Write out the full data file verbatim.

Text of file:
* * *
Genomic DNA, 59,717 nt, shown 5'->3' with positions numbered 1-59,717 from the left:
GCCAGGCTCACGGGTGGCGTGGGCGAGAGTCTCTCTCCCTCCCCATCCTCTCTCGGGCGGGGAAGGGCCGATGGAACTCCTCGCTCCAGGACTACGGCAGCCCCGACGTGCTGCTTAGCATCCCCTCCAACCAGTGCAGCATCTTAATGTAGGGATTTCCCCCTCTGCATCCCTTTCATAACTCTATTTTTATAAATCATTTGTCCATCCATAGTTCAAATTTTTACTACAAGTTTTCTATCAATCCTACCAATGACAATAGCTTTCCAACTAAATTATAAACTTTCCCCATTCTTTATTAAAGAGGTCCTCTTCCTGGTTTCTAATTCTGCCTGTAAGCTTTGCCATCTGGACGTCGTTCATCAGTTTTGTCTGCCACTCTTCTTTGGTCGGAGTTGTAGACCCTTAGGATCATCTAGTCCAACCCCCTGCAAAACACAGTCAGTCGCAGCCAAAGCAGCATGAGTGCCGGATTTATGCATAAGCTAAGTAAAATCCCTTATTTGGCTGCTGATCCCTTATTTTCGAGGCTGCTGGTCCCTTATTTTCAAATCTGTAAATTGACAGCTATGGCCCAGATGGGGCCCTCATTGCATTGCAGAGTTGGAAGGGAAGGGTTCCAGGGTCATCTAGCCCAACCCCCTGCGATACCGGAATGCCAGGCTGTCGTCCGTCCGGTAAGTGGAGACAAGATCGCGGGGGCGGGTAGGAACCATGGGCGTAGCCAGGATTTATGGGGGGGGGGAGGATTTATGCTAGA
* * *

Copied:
Genomic DNA, 59,717 nt, shown 5'->3' with positions numbered 1-59,717 from the left:
GCCAGGCTCACGGGTGGCGTGGGCGAGAGTCTCTCTCCCTCCCCATCCTCTCTCGGGCGGGGAAGGGCCGATGGAACTCCTCGCTCCAGGACTACGGCAGCCCCGACGTGCTGCTTAGCATCCCCTCCAACCAGTGCAGCATCTTAATGTAGGGATTTCCCCCTCTGCATCCCTTTCATAACTCTATTTTTATAAATCATTTGTCCATCCATAGTTCAAATTTTTACTACAAGTTTTCTATCAATCCTACCAATGACAATAGCTTTCCAACTAAATTATAAACTTTCCCCATTCTTTATTAAAGAGGTCCTCTTCCTGGTTTCTAATTCTGCCTGTAAGCTTTGCCATCTGGACGTCGTTCATCAGTTTTGTCTGCCACTCTTCTTTGGTCGGAGTTGTAGACCCTTAGGATCATCTAGTCCAACCCCCTGCAAAACACAGTCAGTCGCAGCCAAAGCAGCATGAGTGCCGGATTTATGCATAAGCTAAGTAAAATCCCTTATTTGGCTGCTGATCCCTTATTTTCGAGGCTGCTGGTCCCTTATTTTCAAATCTGTAAATTGACAGCTATGGCCCAGATGGGGCCCTCATTGCATTGCAGAGTTGGAAGGGAAGGGTTCCAGGGTCATCTAGCCCAACCCCCTGCGATACCGGAATGCCAGGCTGTCGTCCGTCCGGTAAGTGGAGACAAGATCGCGGGGGCGGGTAGGAACCATGGGCGTAGCCAGGATTTATGGGGGGGGGGAGGATTTATGCTAGA